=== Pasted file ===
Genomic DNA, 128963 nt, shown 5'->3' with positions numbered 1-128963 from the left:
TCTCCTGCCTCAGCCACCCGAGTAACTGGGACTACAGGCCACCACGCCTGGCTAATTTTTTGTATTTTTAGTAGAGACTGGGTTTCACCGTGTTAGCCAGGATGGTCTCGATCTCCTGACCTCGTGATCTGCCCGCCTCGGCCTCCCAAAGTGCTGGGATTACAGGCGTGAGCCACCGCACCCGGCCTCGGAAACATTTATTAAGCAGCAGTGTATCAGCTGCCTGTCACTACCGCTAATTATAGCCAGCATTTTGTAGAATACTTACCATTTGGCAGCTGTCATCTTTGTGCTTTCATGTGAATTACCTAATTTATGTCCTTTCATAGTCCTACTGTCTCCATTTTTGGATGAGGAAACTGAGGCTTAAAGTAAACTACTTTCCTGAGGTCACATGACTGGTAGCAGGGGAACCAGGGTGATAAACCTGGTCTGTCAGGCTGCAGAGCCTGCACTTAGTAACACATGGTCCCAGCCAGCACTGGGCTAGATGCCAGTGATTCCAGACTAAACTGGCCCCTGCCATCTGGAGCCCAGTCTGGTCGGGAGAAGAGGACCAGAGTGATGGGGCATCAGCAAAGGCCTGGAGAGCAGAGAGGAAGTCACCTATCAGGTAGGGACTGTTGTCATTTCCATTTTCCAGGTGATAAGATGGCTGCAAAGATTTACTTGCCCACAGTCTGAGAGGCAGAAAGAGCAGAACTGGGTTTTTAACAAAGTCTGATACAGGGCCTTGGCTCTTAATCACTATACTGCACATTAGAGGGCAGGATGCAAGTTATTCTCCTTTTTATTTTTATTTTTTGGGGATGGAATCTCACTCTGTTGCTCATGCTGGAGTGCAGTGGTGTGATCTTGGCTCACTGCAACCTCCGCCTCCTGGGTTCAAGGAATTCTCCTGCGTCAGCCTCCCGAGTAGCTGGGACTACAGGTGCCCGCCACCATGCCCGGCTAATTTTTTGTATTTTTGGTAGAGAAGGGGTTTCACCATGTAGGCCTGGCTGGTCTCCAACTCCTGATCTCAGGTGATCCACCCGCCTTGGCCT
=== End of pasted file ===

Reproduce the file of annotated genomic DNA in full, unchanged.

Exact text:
Genomic DNA, 128963 nt, shown 5'->3' with positions numbered 1-128963 from the left:
TCTCCTGCCTCAGCCACCCGAGTAACTGGGACTACAGGCCACCACGCCTGGCTAATTTTTTGTATTTTTAGTAGAGACTGGGTTTCACCGTGTTAGCCAGGATGGTCTCGATCTCCTGACCTCGTGATCTGCCCGCCTCGGCCTCCCAAAGTGCTGGGATTACAGGCGTGAGCCACCGCACCCGGCCTCGGAAACATTTATTAAGCAGCAGTGTATCAGCTGCCTGTCACTACCGCTAATTATAGCCAGCATTTTGTAGAATACTTACCATTTGGCAGCTGTCATCTTTGTGCTTTCATGTGAATTACCTAATTTATGTCCTTTCATAGTCCTACTGTCTCCATTTTTGGATGAGGAAACTGAGGCTTAAAGTAAACTACTTTCCTGAGGTCACATGACTGGTAGCAGGGGAACCAGGGTGATAAACCTGGTCTGTCAGGCTGCAGAGCCTGCACTTAGTAACACATGGTCCCAGCCAGCACTGGGCTAGATGCCAGTGATTCCAGACTAAACTGGCCCCTGCCATCTGGAGCCCAGTCTGGTCGGGAGAAGAGGACCAGAGTGATGGGGCATCAGCAAAGGCCTGGAGAGCAGAGAGGAAGTCACCTATCAGGTAGGGACTGTTGTCATTTCCATTTTCCAGGTGATAAGATGGCTGCAAAGATTTACTTGCCCACAGTCTGAGAGGCAGAAAGAGCAGAACTGGGTTTTTAACAAAGTCTGATACAGGGCCTTGGCTCTTAATCACTATACTGCACATTAGAGGGCAGGATGCAAGTTATTCTCCTTTTTATTTTTATTTTTTGGGGATGGAATCTCACTCTGTTGCTCATGCTGGAGTGCAGTGGTGTGATCTTGGCTCACTGCAACCTCCGCCTCCTGGGTTCAAGGAATTCTCCTGCGTCAGCCTCCCGAGTAGCTGGGACTACAGGTGCCCGCCACCATGCCCGGCTAATTTTTTGTATTTTTGGTAGAGAAGGGGTTTCACCATGTAGGCCTGGCTGGTCTCCAACTCCTGATCTCAGGTGATCCACCCGCCTTGGCCT